Reid to McConnell on NSA Bulk Surveillance: “You Can’t Reauthorize Something That’s Illegal”

The Intercept - Engl. - lun, 11/05/2015 - 23:12

(This post is from our new blog: Unofficial Sources.)

Senate Majority Leader Harry Reid, D-Nev., on Monday used last week’s appellate court ruling that NSA bulk collection of call records is illegal to bash his Republican counterpart for wanting to keep it going through 2020.

“My friend, the Majority Leader, keeps talking about extending the program for five and a half years,” Reid said from the floor of the Senate, referencing Sen. Mitch McConnell, R-Ky. “How can you reauthorize something that’s illegal?” Reid asked. “You can’t. You shouldn’t.”

“Extending an illegal program for five and a half years? That is not sensible,” he said. “What should happen is that we should move forward and do something that is needed here — and that is, do it all over again.”

On Sunday at a speech in Boston, McConnell called the bulk phone call metadata collection program “an important tool to prevent the next terrorist attack,” and said that the U.S. “is better off with an extension of the Patriot Act than not.” Three provisions of the Patriot Act are set to expire on June 1, including one that the NSA has claimed justifies the program.

Reid offered an alternative Monday, saying that McConnell should seek to advance the USA Freedom Act, a bill that would end the bulk collection of metadata from domestic phone companies. He pointed out that a version of the bill passed out of the House Judiciary Committee in April by a 25 – 2 vote, and predicted that the legislation would be advanced by a full House vote this week.

Reid also painted the bill as an escape hatch for McConnell — and said he would back a revolt that’s being openly planned, should the Senate Majority Leader attempt to move for a clean extension of the Patriot Act. Sens. Ron Wyden, D-Ore., and Rand Paul, R-Ky., have already threatened filibusters.

“This is the only bipartisan, bicameral solution we have today that will end the illegal bulk collection and reform and reauthorize key provisions of FISA,” Reid said.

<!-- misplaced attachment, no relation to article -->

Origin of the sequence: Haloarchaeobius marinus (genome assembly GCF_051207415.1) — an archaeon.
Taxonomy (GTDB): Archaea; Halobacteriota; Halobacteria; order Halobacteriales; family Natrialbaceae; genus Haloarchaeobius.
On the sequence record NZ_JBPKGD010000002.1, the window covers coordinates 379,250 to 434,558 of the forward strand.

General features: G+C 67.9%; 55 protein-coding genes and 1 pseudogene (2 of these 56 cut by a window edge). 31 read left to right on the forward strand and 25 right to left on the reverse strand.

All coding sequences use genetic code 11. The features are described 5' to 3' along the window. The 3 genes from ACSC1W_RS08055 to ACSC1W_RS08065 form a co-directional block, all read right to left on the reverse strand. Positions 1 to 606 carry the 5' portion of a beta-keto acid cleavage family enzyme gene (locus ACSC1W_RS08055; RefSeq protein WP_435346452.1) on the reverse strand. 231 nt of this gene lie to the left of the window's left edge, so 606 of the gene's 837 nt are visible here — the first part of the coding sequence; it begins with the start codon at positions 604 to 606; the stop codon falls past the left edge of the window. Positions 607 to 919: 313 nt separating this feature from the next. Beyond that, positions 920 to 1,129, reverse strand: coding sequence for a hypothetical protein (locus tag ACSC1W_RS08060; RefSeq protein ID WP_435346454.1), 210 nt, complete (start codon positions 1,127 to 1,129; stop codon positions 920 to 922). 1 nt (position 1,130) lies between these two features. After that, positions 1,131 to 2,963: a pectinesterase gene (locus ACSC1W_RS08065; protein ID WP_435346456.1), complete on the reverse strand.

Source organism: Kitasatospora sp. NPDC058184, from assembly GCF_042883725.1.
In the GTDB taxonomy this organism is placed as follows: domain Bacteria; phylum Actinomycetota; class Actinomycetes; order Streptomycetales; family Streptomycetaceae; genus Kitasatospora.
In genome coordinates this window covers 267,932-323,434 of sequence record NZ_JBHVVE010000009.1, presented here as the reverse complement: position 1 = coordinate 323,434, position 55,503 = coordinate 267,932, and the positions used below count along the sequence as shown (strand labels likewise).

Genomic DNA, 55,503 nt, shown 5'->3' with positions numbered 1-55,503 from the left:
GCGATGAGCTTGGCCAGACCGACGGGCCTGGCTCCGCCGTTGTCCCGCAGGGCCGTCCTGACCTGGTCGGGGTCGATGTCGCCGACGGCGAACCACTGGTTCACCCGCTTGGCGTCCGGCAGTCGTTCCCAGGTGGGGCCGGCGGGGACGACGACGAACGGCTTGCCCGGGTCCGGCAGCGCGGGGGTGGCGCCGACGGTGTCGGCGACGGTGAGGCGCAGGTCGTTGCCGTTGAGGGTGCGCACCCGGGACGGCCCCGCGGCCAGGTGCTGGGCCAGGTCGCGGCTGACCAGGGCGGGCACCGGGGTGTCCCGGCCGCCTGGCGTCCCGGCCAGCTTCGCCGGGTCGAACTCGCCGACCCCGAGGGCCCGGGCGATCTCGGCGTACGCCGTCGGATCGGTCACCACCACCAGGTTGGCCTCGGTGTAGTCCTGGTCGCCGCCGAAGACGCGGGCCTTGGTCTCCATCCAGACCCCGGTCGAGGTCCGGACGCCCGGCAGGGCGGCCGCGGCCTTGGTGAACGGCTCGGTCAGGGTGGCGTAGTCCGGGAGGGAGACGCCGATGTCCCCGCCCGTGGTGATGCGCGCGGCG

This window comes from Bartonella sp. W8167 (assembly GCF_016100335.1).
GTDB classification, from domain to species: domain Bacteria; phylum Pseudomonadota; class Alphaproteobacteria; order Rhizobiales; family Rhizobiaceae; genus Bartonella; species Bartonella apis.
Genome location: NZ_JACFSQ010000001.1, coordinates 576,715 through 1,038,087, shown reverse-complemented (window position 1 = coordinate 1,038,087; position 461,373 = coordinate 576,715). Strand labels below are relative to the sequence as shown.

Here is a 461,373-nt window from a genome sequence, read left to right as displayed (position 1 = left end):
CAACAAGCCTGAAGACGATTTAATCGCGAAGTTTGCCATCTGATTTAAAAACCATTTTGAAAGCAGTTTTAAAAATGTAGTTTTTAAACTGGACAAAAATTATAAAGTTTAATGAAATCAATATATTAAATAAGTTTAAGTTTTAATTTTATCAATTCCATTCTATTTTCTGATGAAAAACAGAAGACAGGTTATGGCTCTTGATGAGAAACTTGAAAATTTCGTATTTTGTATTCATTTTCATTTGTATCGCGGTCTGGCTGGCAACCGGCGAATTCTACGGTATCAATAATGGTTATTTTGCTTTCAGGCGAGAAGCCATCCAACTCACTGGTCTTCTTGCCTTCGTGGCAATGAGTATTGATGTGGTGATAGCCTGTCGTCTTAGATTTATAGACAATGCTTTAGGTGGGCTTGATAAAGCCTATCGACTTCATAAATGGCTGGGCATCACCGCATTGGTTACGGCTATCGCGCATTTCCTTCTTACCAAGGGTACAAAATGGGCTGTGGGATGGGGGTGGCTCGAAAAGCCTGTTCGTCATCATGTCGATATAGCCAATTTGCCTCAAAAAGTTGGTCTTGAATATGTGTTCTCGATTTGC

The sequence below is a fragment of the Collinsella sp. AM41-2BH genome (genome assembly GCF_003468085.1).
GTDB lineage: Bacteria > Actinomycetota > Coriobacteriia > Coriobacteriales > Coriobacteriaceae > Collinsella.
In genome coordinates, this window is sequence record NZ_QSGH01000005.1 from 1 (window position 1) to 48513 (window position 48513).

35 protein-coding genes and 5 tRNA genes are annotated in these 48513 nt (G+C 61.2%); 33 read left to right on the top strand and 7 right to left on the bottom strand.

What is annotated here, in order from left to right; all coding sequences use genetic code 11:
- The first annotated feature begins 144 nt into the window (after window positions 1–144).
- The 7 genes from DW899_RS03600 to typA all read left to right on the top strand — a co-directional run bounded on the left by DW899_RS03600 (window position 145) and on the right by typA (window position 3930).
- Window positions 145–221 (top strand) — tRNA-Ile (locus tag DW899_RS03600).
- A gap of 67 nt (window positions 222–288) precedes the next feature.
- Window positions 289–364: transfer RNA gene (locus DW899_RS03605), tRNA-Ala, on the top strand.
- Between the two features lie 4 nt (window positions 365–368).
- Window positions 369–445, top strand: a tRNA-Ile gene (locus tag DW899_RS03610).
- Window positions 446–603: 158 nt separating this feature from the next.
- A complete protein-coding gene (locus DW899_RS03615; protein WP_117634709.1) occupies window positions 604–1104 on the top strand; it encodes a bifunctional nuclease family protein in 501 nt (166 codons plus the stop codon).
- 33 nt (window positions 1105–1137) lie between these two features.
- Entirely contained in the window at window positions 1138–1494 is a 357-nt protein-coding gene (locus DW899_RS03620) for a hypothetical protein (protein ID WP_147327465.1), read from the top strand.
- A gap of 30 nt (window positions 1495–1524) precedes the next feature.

“Otherwise … I’m not the only one, Mr. President,” he added. “I’m told, walking over here, that the junior senator from Kentucky is not going to let an extension … take place. So why don’t we just go ahead and get it done now.”

Photo by Win McNamee/Getty Images

The post Reid to McConnell on NSA Bulk Surveillance: “You Can’t Reauthorize Something That’s Illegal” appeared first on The Intercept.

CIA’s Jeffrey Sterling Sentenced to 42 Months for Leaking to New York Times Journalist

The Intercept - Engl. - lun, 11/05/2015 - 20:53

Alexandria, VA — Jeffrey Sterling, a CIA agent convicted of sharing classified information with a New York Times reporter, was sentenced today to three and a half years in prison, a significantly shorter term than had been expected.

Sterling’s lawyers had asked the judge not to abide by sentencing guidelines calling for 19 to 24 years behind bars. They argued Sterling should be treated with the same leniency shown to former Gen. David Petraeus, who was allowed to plead guilty to a misdemeanor and avoid prison after admitting to leaking classified information to his biographer and then-girlfriend, Paula Broadwell. Sterling’s lawyers also pointed to the case of former CIA agent John Kiriakou, who was recently released from jail after a 30-month sentence for disclosing the name of a covert agent to a reporter, and to the 13-month-sentence handed down to Stephen Kim, who pleaded guilty to talking about a classified document with a Fox News reporter.

“[Sterling] should be treated similarly to others convicted for the same crimes and not singled out for a long prison sentence because he elected to exercise his right to trial,” his lawyers stated in a pre-sentencing memorandum, noting that Sterling had taken his case to a jury rather than reaching a pre-trial plea bargain with prosecutors. “[T]he court cannot turn a blind eye to the positions the government has taken in similar cases.”

U.S. District Judge Leonie Brinkema seemed to agree.

“To put you at ease, the guidelines are too high,” Brinkema said as the sentencing hearing got underway, glancing at Sterling and his lawyers, Ed MacMahon and Barry Pollack.